A. J. Shaka and his colleagues at the University of California, Irvine, and the Invitrogen Corporation in Carlsbad, used a cell-free protein production system called Expressway that is manufactured by the company. Purification yields a mixture clean enough for a two-dimensional NMR that shows the structural relationships of hydrogen and nitrogen atoms in the molecule.

Immunology: Joint culprits

J. Clin. Invest. 116, 961–973 (2006)


A newly discovered series of antibodies that attack the body play a central role in the autoimmune disorder rheumatoid arthritis, say researchers. The team suggests that future therapies that inhibit these antibodies may reduce or prevent the onset of the disease, which destroys joints (see X-ray, below).

Michael Holers of the University of Colorado Health Sciences Center, Denver, and his colleagues injected a cow-derived form of the protein collagen, known to induce arthritis, into mice. They found that antibodies targeting cyclic citrullinated peptides — proteins with modified arginine amino acids — were the first to appear before full onset of arthritis. Mice injected with the peptides and allowed to build a tolerance to them before the introduction of collagen contracted a less severe form of arthritis.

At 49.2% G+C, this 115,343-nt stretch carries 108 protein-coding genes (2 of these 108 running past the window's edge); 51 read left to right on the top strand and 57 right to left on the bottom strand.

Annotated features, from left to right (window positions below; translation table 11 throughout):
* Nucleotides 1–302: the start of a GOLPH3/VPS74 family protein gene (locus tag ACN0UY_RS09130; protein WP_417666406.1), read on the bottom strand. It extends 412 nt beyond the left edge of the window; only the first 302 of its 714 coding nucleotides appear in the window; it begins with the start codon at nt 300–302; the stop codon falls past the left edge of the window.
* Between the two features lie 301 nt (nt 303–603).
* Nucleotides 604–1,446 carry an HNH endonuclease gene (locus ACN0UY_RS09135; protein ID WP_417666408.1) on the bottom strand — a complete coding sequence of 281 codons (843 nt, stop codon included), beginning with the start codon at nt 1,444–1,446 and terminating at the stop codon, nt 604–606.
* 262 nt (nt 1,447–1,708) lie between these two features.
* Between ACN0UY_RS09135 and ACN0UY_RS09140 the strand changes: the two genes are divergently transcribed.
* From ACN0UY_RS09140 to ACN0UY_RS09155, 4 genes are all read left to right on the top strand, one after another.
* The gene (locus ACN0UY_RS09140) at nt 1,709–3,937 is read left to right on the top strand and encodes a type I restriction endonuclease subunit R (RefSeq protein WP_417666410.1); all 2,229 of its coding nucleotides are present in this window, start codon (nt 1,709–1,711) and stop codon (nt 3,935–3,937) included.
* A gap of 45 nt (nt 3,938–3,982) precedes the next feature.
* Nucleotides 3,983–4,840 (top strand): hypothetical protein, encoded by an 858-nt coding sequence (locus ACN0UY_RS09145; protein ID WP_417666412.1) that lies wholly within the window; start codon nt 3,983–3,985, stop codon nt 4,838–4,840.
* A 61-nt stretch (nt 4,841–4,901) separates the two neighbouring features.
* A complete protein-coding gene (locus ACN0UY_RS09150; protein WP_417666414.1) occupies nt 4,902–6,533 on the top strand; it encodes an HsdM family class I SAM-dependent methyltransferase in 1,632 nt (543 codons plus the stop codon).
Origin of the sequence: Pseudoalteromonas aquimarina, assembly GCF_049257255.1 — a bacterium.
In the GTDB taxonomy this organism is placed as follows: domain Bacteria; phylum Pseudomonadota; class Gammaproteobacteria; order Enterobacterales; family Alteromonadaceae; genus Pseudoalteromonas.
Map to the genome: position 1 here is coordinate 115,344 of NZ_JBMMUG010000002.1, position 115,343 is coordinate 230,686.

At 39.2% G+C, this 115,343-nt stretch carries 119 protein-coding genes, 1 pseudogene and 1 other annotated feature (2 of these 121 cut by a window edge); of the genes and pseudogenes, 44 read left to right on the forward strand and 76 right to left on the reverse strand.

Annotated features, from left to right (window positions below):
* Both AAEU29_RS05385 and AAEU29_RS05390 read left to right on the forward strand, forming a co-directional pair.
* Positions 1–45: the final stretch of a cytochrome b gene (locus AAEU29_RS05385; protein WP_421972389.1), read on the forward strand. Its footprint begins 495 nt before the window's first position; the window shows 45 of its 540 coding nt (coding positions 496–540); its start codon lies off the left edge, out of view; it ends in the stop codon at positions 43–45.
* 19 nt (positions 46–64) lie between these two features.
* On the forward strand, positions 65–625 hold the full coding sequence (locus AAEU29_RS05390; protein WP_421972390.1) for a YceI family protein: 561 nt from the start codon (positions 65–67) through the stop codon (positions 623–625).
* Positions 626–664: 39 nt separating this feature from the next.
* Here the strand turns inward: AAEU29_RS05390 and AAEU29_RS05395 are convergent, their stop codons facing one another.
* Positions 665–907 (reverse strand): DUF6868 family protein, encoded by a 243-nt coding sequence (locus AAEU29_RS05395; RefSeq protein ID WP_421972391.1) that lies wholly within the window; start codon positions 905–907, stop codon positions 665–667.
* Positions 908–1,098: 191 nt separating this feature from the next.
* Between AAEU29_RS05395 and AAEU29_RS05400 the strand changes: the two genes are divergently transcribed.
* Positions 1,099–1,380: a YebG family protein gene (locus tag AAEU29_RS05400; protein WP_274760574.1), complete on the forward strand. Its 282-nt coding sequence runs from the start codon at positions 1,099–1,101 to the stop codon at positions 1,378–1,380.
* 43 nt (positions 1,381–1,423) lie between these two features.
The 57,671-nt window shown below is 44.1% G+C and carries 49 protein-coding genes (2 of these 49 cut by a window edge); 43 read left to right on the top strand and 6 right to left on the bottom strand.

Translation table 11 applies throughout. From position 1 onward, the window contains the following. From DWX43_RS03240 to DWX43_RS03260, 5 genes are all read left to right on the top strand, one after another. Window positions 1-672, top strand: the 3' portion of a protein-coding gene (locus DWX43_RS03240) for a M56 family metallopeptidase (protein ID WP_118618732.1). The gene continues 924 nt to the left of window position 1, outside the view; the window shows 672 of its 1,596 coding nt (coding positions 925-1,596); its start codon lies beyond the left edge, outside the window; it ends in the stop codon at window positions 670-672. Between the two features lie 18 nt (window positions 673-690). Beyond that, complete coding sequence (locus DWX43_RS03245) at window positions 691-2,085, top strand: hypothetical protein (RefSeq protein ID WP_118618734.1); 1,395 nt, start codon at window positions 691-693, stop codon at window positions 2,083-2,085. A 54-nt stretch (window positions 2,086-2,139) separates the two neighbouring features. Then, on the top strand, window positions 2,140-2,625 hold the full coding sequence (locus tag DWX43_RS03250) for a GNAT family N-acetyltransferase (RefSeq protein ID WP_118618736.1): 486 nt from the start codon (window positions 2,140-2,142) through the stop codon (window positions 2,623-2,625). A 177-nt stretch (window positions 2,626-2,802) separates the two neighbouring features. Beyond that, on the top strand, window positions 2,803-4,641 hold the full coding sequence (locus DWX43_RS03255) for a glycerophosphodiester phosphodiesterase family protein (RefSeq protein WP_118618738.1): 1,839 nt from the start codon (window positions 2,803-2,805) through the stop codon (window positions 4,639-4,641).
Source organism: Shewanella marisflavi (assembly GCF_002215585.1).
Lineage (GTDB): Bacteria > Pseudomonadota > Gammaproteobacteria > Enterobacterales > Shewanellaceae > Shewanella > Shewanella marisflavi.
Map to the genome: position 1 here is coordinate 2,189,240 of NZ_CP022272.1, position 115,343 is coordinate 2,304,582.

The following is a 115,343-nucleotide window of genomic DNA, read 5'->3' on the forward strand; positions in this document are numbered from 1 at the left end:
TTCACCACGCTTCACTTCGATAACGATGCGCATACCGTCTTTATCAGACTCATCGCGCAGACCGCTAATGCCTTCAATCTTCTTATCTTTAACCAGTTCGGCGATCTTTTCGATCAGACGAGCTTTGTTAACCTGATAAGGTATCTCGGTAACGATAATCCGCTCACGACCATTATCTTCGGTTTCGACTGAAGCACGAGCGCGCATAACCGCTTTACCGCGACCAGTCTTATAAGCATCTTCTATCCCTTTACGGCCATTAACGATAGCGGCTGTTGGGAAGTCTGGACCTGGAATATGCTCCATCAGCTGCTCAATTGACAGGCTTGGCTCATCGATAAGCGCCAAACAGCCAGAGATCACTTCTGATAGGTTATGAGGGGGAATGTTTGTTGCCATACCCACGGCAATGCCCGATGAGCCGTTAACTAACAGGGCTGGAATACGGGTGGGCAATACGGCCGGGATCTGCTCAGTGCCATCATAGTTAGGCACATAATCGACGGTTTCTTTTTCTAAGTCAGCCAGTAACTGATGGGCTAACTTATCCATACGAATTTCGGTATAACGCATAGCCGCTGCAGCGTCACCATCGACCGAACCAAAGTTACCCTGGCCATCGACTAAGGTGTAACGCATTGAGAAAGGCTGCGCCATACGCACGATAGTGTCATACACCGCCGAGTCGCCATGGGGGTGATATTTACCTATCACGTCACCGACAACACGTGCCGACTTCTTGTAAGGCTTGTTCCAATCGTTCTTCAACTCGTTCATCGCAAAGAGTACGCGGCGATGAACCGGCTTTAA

Journal club

H. Charles J. Godfray

NERC Centre for Population Biology, Imperial College London, UK

An insect-population biologist is fascinated by the latest episode in a microbial detective story.

The now routine use of molecular techniques has revealed the existence of a previously unsuspected menagerie of bacteria living inside aphids and playing a key role in their biology. Disentangling the effects of the bacteria on their hosts makes an intriguing story, although one that is a little unsettling for those of us who did traditional zoology courses that ignored microbes.

Like nearly all aphids, the pea aphid Acyrthosiphon pisum owes its life to a symbiotic bacterium, Buchnera, which provides essential amino acids that are absent from the aphid's diet. But aphids also have secondary symbionts that might be called ‘lifestyle bacteria’, which although not essential for life, can give the aphid an upper hand in the struggle for existence.

At least five different types of bacteria have been associated with pea aphids, and a series of studies has shown that different secondary symbionts may help them to combat heat stress, exploit particular host plants and, perhaps most surprisingly, help them resist attack from parasitoid wasps and fungi.

But if secondary symbionts are so good for you, why do the majority of individuals carry just one and not the complete set? Researchers (K. M. Oliver et al. Proc. R. Soc. Lond. B doi: 10.1098/rspb.2005.3436; 2006) artificially created double infections using two secondary symbionts that they had previously shown increased resistance to parasitoids.

The doubly infected aphids had even higher resistance, but produced far fewer offspring, whether parasitized or not. Quite why double infections so harm their host is not clear, but the study provides an important insight into the miniature bacterial ecosystems at work inside aphids.